Here’s an excerpt from There’s Only One Way To Win, a book Dick wrote about his dad, the legendary Coach Chuck DeVenzio, better known as “Coach DV.” Dick played for his dad in high school, where their undefeated 1967 Ambridge team has been called the best in Pennsylvania history.
One of the most obvious characteristics of highly successful people is that they know what they want; they know what is needed. They don’t suffer from a lot of ambiguity when it comes to the essence of things.
For Coach DV, the essence of basketball could actually be encapsulated in just one four-letter word: M-O-V-E.
It was a word you could hear him bellow while still out in the parking lot if you arrived late for a game. His booming voice carried the brief message across even large arenas. This loud command jolted all five players at once and made the guys on the bench queasy—and maybe even the opponents! It was an urgent, incredibly forceful order. His players came to learn that precisely where they moved didn’t matter. Coach DV wasn’t that complicated. He didn’t care where. He cared now. He cared fast. He cared quick.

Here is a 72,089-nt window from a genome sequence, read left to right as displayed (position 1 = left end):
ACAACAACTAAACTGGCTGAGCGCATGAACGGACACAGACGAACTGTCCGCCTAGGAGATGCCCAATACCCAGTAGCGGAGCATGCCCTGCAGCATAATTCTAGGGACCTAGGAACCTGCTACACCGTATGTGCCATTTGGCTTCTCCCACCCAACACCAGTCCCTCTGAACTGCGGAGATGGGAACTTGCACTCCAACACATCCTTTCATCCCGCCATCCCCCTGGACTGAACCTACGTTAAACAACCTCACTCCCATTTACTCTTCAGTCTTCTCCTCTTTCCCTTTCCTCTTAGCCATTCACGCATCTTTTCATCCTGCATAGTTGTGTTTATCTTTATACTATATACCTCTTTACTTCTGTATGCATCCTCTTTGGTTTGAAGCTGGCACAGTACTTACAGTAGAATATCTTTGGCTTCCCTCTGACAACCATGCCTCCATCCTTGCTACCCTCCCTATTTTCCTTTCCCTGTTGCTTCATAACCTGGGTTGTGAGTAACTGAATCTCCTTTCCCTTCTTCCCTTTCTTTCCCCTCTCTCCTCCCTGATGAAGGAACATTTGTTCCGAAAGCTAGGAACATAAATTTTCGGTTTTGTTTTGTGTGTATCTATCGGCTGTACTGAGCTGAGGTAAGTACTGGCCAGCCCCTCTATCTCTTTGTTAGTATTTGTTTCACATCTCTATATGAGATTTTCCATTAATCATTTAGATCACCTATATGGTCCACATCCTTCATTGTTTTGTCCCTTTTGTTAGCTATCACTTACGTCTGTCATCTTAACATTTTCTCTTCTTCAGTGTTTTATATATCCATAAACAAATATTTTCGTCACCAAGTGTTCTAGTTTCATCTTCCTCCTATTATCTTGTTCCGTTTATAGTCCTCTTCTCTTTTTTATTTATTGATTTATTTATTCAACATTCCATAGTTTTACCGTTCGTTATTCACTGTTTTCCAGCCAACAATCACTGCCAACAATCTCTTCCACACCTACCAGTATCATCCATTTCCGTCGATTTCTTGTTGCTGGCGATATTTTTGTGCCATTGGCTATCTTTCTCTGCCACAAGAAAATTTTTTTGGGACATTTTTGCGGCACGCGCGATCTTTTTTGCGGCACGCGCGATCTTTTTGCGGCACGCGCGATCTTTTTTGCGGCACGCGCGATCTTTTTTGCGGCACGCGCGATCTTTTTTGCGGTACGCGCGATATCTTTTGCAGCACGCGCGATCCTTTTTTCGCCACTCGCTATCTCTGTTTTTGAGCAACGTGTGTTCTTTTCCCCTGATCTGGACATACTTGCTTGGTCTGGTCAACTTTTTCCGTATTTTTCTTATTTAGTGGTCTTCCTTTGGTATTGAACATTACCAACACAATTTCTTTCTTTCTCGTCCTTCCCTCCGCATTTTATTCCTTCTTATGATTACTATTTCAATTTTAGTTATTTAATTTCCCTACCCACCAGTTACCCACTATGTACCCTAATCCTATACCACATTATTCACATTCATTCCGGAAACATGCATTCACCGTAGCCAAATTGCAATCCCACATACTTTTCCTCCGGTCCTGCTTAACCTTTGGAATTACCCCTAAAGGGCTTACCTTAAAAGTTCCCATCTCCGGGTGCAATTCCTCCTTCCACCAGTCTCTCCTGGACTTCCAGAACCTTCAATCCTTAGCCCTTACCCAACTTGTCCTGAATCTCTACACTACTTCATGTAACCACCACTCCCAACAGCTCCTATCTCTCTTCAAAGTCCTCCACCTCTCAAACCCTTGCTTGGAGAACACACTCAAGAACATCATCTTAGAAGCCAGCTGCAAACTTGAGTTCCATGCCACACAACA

“In basketball, you move,” he would say. “You make it impossible for the other team to stay with you. You’re here, you’re there. You run hard. You stop fast, you start fast. You never stand. You never, never stand.” Sometimes, he said it in a slightly different tone: “Son, this is a basketball game. Never stand in a basketball game. Move. Move! MOOOOOVE!” The word seemed to gather momentum as he strung it out—boomed it out!—and grabbed you with it.
To Coach DV, basketball is ridiculously simple. You move. The best players are the players who move best. Just watch an NBA game. Watch college. Watch high school. “There’s no secret,” he would say in a husky, admiring tone, while watching a good team at work, “they move.”
You gotta move.
From Dick’s book There’s Only One Way To Win